Secret History of Austin Music: Henry Lebermann

When Henry Lebermann was 6 years old in 1879, his mother, Alice Marie, born and raised in the French Quarter of New Orleans, took him from their home in Galveston to visit her parents' native Paris. What a glorious time it must have been in young Henry's life, meeting relatives he didn't know he had and discovering that there was so much more to the world than Texas.

 

The next year, the boy was stricken with spinal meningitis, which left him completely blind. Without the ability to read music as he played, it seemed impossible that Henry would equal the musical accomplishments of his father, noted Galveston composer and music professor Heinrich August Lebermann. But Henry Lebermann, the grandfather of late Austin City Council veteran Lowell H. Lebermann Jr., in many ways surpassed the high standard set by his father.

 

As a music teacher and orchestra leader at the Texas School for the Blind from 1901 to 1938, Henry Lebermann had a positive influence on such students as Fred Lowery, "the King of the Whistlers" of the Big Band era; legendary sheriff Pat Garrett's daughter Elizabeth Garrett, who would go on to write the state song of New Mexico; and country songwriter Leon Payne, who wrote "Lost Highway" for Hank Williams, among other classics.

 

But perhaps Lebermann's most wide-reaching musical contribution was when he, assisted by his sighted wife, Virginia, transcribed scratchy field recordings for John A. Lomax, setting such standards as "Home on the Range," "Git Along Lil Dogies" and "The Old Chisholm Trail" into sheet music for the first time. Those songs and 25 others transcribed by the couple were collected for posterity in the landmark 1910 Lomax songbook "Cowboys Songs and Other Frontier Ballads."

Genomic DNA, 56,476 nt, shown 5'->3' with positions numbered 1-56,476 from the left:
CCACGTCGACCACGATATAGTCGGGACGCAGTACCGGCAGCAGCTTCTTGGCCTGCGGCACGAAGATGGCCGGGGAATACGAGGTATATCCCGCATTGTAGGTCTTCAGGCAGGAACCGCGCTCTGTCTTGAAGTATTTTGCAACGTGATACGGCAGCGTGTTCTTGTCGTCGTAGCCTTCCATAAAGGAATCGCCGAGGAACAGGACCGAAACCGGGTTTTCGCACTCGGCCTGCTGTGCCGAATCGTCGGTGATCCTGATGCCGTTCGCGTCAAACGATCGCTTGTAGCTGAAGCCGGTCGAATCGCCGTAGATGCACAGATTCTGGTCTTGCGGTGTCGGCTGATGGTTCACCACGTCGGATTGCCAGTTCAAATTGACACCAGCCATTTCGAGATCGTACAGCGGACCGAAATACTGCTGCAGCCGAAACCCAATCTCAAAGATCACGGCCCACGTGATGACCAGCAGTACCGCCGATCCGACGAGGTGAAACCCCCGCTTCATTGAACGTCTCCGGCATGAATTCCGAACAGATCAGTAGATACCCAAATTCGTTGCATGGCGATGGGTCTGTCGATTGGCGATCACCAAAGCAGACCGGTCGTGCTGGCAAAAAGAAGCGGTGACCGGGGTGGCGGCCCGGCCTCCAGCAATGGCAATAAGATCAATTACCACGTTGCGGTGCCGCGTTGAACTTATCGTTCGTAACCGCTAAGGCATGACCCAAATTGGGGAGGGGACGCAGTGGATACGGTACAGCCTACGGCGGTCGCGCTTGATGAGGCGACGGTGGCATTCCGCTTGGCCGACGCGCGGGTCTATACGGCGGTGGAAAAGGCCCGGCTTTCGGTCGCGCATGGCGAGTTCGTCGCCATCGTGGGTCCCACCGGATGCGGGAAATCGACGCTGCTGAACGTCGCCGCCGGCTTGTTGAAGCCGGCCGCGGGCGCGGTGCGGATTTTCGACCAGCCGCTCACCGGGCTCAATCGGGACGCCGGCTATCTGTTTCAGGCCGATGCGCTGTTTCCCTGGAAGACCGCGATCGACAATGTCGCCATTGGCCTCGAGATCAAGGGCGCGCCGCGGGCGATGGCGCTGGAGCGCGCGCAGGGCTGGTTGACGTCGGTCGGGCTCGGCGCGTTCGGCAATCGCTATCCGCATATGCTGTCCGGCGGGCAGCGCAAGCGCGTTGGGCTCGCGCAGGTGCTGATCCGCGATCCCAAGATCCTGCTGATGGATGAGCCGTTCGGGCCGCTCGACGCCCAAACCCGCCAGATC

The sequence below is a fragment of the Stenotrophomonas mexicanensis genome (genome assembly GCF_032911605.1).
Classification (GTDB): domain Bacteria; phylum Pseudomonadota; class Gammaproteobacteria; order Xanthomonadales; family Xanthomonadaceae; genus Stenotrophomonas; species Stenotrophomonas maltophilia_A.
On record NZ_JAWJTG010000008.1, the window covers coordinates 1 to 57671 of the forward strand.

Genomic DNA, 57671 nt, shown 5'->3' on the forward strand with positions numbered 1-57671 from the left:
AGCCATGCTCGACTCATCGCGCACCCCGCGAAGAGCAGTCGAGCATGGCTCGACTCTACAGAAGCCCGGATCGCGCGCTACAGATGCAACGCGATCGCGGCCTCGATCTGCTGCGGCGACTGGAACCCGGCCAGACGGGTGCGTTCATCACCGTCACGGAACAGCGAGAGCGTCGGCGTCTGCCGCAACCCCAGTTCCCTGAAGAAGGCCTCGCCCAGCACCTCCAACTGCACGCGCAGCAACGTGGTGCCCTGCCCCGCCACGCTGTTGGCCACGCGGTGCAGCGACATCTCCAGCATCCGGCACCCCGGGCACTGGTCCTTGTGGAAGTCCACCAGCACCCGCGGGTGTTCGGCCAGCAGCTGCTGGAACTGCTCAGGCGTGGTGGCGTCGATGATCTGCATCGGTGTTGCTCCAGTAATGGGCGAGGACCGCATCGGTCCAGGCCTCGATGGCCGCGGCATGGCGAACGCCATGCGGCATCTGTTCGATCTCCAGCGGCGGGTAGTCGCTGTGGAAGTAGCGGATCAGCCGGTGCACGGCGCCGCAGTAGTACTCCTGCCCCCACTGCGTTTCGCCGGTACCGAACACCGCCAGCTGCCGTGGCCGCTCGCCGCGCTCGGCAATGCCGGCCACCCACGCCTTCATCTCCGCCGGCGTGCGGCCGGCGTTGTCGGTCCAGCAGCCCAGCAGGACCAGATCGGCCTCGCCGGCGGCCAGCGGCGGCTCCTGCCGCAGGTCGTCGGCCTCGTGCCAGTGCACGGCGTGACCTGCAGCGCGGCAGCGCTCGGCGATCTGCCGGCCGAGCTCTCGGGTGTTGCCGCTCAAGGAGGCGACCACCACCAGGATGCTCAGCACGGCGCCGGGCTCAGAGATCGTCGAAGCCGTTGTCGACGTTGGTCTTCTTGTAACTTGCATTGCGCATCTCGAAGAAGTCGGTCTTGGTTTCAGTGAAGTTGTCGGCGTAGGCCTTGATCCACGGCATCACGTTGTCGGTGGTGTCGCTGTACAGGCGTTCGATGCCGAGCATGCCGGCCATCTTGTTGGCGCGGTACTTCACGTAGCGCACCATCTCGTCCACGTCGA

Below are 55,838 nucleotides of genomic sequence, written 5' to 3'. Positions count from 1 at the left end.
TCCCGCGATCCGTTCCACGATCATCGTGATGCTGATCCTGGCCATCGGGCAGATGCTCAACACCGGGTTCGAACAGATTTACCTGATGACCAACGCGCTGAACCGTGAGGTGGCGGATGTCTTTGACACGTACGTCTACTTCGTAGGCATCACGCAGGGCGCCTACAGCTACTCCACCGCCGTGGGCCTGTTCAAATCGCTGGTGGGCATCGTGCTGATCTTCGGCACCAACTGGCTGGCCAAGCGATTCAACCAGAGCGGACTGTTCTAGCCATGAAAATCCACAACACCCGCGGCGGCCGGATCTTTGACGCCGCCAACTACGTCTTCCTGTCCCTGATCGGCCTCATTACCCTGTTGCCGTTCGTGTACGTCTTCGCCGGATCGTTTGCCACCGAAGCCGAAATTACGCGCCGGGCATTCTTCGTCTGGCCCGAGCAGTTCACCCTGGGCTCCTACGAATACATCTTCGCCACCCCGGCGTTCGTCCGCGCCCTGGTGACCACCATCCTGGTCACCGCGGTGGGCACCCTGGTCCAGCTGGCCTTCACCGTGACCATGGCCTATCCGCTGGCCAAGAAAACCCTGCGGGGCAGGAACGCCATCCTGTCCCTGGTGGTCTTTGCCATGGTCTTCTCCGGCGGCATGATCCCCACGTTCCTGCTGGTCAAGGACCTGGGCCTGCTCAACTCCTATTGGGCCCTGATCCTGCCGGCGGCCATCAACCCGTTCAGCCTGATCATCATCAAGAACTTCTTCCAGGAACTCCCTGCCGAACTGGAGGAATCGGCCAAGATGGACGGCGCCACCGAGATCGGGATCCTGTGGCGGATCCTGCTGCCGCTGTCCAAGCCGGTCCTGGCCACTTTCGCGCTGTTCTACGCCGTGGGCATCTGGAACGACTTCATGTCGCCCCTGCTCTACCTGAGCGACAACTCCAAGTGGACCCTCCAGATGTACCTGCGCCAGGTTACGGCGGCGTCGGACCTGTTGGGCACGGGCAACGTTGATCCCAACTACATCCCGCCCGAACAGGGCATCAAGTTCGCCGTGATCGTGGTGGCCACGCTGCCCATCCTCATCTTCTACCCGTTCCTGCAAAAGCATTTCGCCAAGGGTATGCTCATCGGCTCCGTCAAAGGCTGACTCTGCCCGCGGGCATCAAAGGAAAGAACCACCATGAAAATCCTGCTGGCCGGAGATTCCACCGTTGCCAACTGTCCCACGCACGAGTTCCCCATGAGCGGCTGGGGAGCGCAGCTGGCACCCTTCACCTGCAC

The longtime organist for the Central Christian Church at 12th and Guadalupe streets, Lebermann was a well-known Austin figure who was often seen walking to and from his home on East 23rd Street and the Texas School for the Blind at 45th Street and North Lamar Boulevard, more than three miles away. He'd meet his co-worker R.M. Perrenot at 30th and Guadalupe streets each morning, and they'd walk together the rest of the way.

 

"Lowell Jr. was only about 2 when his grandfather Henry died and so had no clear personal memories of him," said Lois Pattie, who was Lowell H. Lebermann Jr.'s personal assistant from 1982 until about five years ago. "But he always spoke of him with pride, particularly in relation to his having played the organ at the Paramount Theatre during the Depression." Lowell H. Lebermann Jr., who passed away in July 2009, was instrumental in the efforts to restore the Paramount in the 1970s.

 

Before he was a teacher at the Texas School for the Blind, Henry Lebermann was a student there, enrolled in 1883 at age 10 and graduating in 1894. At that time, the school was located at the University of Texas "Little Campus" in what is now known as the Arno Nowotny Building next to the Erwin Center. The current location was built in 1917 on 73 donated acres.

 

During his time as a student, Lebermann benefited from the leadership of Superintendent Frank Rainey, who emphasized musical training as a way for the blind to make a living and appealed to the board to spend money on instruments.

 

Rainey also encouraged innovative instructional methods and was overjoyed when one of his young teachers, Elizabeth Sthreshley, invented a Braille typewriter called the punctograph in 1890. Four years later, she married noted Congress Avenue photographer George Townsend and would assist him in his work with new X-ray technology.

 

Disaster in Galveston

 

After graduation, Lebermann moved back to Galveston and then to nearby Alvin to become a farmer. Besides music, Lebermann had a lifelong passion for growing and tended a vibrantly colorful garden until his death from congestive heart failure at age 68 in 1941.

 

In 1900, a hurricane destroyed Galveston, killing Lebermann's father and brother Lee. According to a 1937 Austin Statesman article, Henry Lebermann and another blind farmer spent seven days with water up to their waists, with no food, abandoned by their terrified hired hand.